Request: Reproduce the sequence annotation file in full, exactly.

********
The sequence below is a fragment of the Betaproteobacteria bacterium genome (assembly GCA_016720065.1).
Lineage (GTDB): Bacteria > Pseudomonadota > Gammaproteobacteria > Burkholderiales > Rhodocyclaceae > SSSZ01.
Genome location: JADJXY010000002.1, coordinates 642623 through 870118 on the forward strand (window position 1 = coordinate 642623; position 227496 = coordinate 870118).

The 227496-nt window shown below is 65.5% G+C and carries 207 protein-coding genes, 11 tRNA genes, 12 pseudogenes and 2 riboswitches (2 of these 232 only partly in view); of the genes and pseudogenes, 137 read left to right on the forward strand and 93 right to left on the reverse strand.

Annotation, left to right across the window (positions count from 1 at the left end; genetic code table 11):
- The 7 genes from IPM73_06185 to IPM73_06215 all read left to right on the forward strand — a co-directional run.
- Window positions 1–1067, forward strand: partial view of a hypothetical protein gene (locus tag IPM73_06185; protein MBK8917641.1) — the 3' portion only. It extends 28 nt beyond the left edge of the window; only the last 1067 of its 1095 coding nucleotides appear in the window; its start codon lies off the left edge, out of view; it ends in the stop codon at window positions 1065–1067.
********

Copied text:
The sequence below is a fragment of the Betaproteobacteria bacterium genome (assembly GCA_016720065.1).
Lineage (GTDB): Bacteria > Pseudomonadota > Gammaproteobacteria > Burkholderiales > Rhodocyclaceae > SSSZ01.
Genome location: JADJXY010000002.1, coordinates 642623 through 870118 on the forward strand (window position 1 = coordinate 642623; position 227496 = coordinate 870118).

The 227496-nt window shown below is 65.5% G+C and carries 207 protein-coding genes, 11 tRNA genes, 12 pseudogenes and 2 riboswitches (2 of these 232 only partly in view); of the genes and pseudogenes, 137 read left to right on the forward strand and 93 right to left on the reverse strand.

Annotation, left to right across the window (positions count from 1 at the left end; genetic code table 11):
- The 7 genes from IPM73_06185 to IPM73_06215 all read left to right on the forward strand — a co-directional run.
- Window positions 1–1067, forward strand: partial view of a hypothetical protein gene (locus tag IPM73_06185; protein MBK8917641.1) — the 3' portion only. It extends 28 nt beyond the left edge of the window; only the last 1067 of its 1095 coding nucleotides appear in the window; its start codon lies off the left edge, out of view; it ends in the stop codon at window positions 1065–1067.